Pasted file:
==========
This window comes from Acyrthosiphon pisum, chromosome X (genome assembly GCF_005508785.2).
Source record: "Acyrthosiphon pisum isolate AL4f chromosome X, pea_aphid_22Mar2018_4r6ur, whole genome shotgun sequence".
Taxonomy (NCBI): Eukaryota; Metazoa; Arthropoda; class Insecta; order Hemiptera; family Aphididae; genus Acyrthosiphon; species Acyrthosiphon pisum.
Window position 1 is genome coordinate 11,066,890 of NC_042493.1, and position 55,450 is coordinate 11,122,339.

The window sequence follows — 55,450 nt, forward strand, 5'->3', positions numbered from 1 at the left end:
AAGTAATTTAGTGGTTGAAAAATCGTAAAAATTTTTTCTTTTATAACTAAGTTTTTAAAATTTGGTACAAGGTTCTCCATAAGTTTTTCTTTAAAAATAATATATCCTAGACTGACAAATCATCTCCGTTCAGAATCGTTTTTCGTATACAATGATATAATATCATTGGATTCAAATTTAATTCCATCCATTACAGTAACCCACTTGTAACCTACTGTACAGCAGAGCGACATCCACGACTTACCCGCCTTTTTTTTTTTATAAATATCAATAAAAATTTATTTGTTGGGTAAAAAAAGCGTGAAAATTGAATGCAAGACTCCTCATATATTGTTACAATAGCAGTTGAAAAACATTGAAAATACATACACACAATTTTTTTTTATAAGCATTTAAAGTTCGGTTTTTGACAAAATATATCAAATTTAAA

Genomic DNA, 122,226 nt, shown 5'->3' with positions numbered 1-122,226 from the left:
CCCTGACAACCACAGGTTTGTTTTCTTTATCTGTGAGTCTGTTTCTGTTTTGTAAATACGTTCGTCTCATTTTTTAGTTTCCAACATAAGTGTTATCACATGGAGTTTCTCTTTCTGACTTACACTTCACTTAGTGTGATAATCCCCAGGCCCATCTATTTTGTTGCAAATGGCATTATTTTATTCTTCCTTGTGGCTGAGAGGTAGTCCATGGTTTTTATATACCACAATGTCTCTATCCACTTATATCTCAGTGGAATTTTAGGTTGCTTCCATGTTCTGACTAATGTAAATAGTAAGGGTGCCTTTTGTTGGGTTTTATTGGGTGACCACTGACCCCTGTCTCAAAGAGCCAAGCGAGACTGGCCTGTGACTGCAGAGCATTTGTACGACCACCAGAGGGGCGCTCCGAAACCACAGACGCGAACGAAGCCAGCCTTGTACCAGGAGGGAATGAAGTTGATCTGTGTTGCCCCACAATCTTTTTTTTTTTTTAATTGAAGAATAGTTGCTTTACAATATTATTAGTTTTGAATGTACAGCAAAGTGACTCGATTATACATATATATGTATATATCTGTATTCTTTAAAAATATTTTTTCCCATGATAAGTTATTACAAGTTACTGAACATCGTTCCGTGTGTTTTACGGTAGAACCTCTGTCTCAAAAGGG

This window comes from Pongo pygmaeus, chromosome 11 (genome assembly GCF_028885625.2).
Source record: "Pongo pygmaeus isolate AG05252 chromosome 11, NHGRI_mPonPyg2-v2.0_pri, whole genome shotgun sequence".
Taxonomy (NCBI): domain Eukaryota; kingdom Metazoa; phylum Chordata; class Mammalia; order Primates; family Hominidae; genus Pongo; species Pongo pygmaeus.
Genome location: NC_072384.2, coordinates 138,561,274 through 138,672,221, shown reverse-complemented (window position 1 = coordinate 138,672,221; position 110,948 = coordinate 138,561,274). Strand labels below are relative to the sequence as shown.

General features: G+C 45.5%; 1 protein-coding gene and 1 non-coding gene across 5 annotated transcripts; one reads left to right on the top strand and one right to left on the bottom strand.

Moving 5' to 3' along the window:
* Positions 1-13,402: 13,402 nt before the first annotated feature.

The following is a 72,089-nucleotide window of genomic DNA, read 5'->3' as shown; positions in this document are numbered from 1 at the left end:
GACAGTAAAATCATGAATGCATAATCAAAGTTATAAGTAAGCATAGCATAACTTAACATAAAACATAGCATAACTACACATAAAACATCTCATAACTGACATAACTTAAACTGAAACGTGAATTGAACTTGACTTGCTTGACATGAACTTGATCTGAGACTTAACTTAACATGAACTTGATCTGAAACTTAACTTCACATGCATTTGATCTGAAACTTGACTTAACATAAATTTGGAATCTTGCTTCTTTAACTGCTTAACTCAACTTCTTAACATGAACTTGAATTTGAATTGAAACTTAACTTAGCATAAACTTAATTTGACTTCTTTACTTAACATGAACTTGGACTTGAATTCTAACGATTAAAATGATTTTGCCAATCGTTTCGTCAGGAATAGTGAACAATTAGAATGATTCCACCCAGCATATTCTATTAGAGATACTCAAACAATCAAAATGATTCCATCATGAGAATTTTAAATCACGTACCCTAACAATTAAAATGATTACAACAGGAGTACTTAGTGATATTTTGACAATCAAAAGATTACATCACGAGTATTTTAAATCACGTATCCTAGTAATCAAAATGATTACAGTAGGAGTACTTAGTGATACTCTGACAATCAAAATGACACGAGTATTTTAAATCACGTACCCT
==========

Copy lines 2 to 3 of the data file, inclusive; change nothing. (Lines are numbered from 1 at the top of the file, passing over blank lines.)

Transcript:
Source record: "Acyrthosiphon pisum isolate AL4f chromosome X, pea_aphid_22Mar2018_4r6ur, whole genome shotgun sequence".
Taxonomy (NCBI): Eukaryota; Metazoa; Arthropoda; class Insecta; order Hemiptera; family Aphididae; genus Acyrthosiphon; species Acyrthosiphon pisum.